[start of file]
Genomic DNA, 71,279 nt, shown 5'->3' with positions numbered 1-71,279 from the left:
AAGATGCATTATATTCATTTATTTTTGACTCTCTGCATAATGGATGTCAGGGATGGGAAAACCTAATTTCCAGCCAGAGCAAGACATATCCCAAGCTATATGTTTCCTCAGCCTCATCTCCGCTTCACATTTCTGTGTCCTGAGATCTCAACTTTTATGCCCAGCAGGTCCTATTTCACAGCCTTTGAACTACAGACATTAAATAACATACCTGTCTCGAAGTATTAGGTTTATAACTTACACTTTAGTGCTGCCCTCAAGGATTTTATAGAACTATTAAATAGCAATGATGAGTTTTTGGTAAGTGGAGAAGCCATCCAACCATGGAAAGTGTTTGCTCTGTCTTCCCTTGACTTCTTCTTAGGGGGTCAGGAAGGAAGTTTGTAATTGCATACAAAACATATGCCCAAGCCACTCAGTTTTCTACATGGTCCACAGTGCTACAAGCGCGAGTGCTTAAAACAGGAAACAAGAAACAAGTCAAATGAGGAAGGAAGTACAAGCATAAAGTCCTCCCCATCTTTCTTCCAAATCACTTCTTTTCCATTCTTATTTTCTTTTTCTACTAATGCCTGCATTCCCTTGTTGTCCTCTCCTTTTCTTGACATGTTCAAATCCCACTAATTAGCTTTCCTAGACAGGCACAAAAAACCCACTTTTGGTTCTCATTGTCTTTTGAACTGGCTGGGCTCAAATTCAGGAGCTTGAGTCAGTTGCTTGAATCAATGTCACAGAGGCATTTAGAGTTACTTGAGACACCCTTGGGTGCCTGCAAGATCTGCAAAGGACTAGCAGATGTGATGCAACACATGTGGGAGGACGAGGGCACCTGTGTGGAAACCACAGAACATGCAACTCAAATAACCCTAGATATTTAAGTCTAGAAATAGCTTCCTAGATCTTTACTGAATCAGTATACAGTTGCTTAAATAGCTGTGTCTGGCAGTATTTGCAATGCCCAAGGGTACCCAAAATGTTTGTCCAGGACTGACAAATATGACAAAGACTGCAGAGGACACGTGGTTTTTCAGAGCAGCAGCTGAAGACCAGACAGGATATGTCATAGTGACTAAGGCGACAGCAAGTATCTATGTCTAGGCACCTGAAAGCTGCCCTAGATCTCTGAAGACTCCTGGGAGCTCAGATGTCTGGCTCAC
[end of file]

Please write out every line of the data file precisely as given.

Genomic DNA, 71,279 nt, shown 5'->3' with positions numbered 1-71,279 from the left:
AAGATGCATTATATTCATTTATTTTTGACTCTCTGCATAATGGATGTCAGGGATGGGAAAACCTAATTTCCAGCCAGAGCAAGACATATCCCAAGCTATATGTTTCCTCAGCCTCATCTCCGCTTCACATTTCTGTGTCCTGAGATCTCAACTTTTATGCCCAGCAGGTCCTATTTCACAGCCTTTGAACTACAGACATTAAATAACATACCTGTCTCGAAGTATTAGGTTTATAACTTACACTTTAGTGCTGCCCTCAAGGATTTTATAGAACTATTAAATAGCAATGATGAGTTTTTGGTAAGTGGAGAAGCCATCCAACCATGGAAAGTGTTTGCTCTGTCTTCCCTTGACTTCTTCTTAGGGGGTCAGGAAGGAAGTTTGTAATTGCATACAAAACATATGCCCAAGCCACTCAGTTTTCTACATGGTCCACAGTGCTACAAGCGCGAGTGCTTAAAACAGGAAACAAGAAACAAGTCAAATGAGGAAGGAAGTACAAGCATAAAGTCCTCCCCATCTTTCTTCCAAATCACTTCTTTTCCATTCTTATTTTCTTTTTCTACTAATGCCTGCATTCCCTTGTTGTCCTCTCCTTTTCTTGACATGTTCAAATCCCACTAATTAGCTTTCCTAGACAGGCACAAAAAACCCACTTTTGGTTCTCATTGTCTTTTGAACTGGCTGGGCTCAAATTCAGGAGCTTGAGTCAGTTGCTTGAATCAATGTCACAGAGGCATTTAGAGTTACTTGAGACACCCTTGGGTGCCTGCAAGATCTGCAAAGGACTAGCAGATGTGATGCAACACATGTGGGAGGACGAGGGCACCTGTGTGGAAACCACAGAACATGCAACTCAAATAACCCTAGATATTTAAGTCTAGAAATAGCTTCCTAGATCTTTACTGAATCAGTATACAGTTGCTTAAATAGCTGTGTCTGGCAGTATTTGCAATGCCCAAGGGTACCCAAAATGTTTGTCCAGGACTGACAAATATGACAAAGACTGCAGAGGACACGTGGTTTTTCAGAGCAGCAGCTGAAGACCAGACAGGATATGTCATAGTGACTAAGGCGACAGCAAGTATCTATGTCTAGGCACCTGAAAGCTGCCCTAGATCTCTGAAGACTCCTGGGAGCTCAGATGTCTGGCTCAC